We report a case of renal cell carcinoma with intertrabecular vertebral metastases detected by F-18 fluorodeoxyglucose positron emission tomography (FDG-PET)/computed tomography (CT) and magnetic resonance imaging (MRI). The patient was a 40-year-old female, referred to our hospital for fever of ? 38°C, and loss of body weight. Examination showed anemia and elevated C-reactive protein (CRP). Abdominal enchanced CT showed a mass 3 cm in diameter, located on left kidney. She was diagnosed with left renal cell carcinoma (cT1aN0M0). Laparoscopic radical nephrectomy with a transabdominal approach was performed. Histological findings showed clear cell renal cell carcinoma G2?G3. Although after operation, she presented with fever of ?38°C, anemia, and elevated CRP and alkaline phosphatase. Systemic bone scan could not detect any bone metastases, but FDG-PET/CT and lumber MRI revealed cancer invasion to the bone of the whole body. Histological findings at bone biopsy showed clear cell carcinoma infiltrating the marrow space. We diagnosed the case as bone metastases of intertrabecular vertebral type. She was treated with temsirolimus,but died about five months after her first visit. Intertrabecular vertebral metastases that infiltrate the marrow space without trabecular bone alteration are not visible on radiographs or bone scans. FDG-PET/CT and MRI are more useful for diagnosis of intertrabecular vertebral metastases such as in this case.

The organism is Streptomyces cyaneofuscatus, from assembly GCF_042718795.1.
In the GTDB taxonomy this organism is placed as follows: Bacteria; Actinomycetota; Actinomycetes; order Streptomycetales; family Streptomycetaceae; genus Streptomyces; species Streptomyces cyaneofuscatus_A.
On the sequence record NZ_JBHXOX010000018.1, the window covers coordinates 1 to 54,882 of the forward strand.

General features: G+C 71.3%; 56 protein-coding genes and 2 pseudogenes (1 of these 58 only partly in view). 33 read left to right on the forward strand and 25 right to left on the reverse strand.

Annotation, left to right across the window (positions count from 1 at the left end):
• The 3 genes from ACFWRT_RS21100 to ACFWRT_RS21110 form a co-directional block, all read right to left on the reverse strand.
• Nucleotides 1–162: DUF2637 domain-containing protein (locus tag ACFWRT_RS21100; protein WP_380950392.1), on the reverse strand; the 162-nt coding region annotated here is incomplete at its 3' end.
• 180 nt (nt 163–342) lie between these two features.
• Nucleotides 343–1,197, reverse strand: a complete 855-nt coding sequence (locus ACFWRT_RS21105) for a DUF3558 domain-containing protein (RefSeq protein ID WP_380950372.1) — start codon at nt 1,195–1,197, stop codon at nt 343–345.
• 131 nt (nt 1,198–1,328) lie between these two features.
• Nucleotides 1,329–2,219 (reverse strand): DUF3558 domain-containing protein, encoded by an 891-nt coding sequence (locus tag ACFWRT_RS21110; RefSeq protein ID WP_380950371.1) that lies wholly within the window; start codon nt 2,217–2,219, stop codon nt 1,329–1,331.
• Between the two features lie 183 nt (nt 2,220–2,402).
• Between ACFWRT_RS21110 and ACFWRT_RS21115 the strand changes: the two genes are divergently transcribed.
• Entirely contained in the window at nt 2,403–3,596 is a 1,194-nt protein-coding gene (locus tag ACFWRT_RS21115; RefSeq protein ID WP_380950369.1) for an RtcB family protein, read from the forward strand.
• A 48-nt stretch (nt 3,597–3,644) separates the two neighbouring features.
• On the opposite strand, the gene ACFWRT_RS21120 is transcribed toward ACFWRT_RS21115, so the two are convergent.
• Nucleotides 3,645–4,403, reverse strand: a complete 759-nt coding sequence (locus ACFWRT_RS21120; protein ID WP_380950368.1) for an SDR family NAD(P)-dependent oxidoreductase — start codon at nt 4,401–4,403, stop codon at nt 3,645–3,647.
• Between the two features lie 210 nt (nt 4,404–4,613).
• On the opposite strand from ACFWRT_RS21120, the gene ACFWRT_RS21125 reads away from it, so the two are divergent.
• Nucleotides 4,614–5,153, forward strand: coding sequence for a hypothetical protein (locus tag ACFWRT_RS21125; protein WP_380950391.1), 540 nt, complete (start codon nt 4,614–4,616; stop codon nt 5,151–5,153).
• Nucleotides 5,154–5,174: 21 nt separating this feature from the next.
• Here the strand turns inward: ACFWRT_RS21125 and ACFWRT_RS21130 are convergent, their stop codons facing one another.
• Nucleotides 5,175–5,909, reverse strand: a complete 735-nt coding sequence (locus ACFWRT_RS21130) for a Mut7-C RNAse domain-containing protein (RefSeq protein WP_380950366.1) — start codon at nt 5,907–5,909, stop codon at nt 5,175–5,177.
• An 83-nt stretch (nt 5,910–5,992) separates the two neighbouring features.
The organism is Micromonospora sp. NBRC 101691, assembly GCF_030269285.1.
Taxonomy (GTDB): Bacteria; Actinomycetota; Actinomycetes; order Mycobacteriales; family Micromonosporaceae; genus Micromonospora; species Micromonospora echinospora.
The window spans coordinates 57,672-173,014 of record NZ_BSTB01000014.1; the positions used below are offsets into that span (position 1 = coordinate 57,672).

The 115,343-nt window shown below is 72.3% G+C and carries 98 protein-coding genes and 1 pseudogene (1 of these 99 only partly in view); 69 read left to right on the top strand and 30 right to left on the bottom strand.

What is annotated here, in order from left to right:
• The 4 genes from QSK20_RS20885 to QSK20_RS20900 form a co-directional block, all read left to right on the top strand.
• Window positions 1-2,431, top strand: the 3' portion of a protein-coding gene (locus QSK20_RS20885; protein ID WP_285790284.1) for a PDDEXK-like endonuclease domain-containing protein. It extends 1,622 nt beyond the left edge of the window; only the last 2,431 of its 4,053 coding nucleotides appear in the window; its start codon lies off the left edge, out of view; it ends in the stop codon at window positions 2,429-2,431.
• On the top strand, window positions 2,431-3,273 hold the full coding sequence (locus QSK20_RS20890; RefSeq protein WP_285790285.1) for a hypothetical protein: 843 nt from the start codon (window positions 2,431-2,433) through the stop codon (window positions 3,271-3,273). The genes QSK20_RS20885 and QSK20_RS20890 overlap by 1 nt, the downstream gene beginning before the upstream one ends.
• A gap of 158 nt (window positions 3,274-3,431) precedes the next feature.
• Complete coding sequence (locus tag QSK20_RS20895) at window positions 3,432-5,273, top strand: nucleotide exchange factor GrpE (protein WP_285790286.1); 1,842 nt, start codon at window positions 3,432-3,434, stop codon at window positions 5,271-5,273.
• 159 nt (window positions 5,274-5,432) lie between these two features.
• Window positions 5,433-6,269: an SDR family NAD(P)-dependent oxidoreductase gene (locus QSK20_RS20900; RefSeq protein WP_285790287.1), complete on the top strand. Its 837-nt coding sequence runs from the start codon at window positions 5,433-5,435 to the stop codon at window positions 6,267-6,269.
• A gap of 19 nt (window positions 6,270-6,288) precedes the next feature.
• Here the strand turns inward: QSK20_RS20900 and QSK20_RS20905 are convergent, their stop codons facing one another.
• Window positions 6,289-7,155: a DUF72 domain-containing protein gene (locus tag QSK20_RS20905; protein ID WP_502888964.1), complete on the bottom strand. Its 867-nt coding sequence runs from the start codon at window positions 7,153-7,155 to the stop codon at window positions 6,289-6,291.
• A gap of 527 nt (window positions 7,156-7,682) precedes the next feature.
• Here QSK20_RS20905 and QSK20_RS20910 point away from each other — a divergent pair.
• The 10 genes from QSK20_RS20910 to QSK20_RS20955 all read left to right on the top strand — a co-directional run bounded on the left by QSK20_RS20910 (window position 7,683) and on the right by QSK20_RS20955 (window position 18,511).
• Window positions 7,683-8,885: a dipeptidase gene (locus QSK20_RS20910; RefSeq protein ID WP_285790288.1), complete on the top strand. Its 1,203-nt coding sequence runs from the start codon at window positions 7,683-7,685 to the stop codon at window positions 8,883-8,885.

Breast cancer patients who achieve a pathological complete response (pCR) after neoadjuvant chemotherapy (NAC) usually have a favourable prognosis. We report on a patient with early metastases to the brain after achieving pCR. The primary tumour was 7.0 cm in diameter with axillary lymph node metastases, hormone receptor-negative, human epidermal growth factor receptor-2-positive (3+), and histological grade 2 with 60% of cells positive for Ki-67. The patient underwent NAC followed by surgery, and achieved pCR. Five months after surgery, during adjuvant treatment with trastuzumab, she developed headache and dizziness. Brain imaging revealed multiple metastatic brain tumours. She received whole-brain radiotherapy followed by lapatinib and capecitabine therapy. At 7 months after surgery, she remains alive with a persistent mild headache. Physicians should be aware of the possibility of early brain metastases, and consider new treatment strategies to prevent brain metastases in high-risk patients who achieve pCR.
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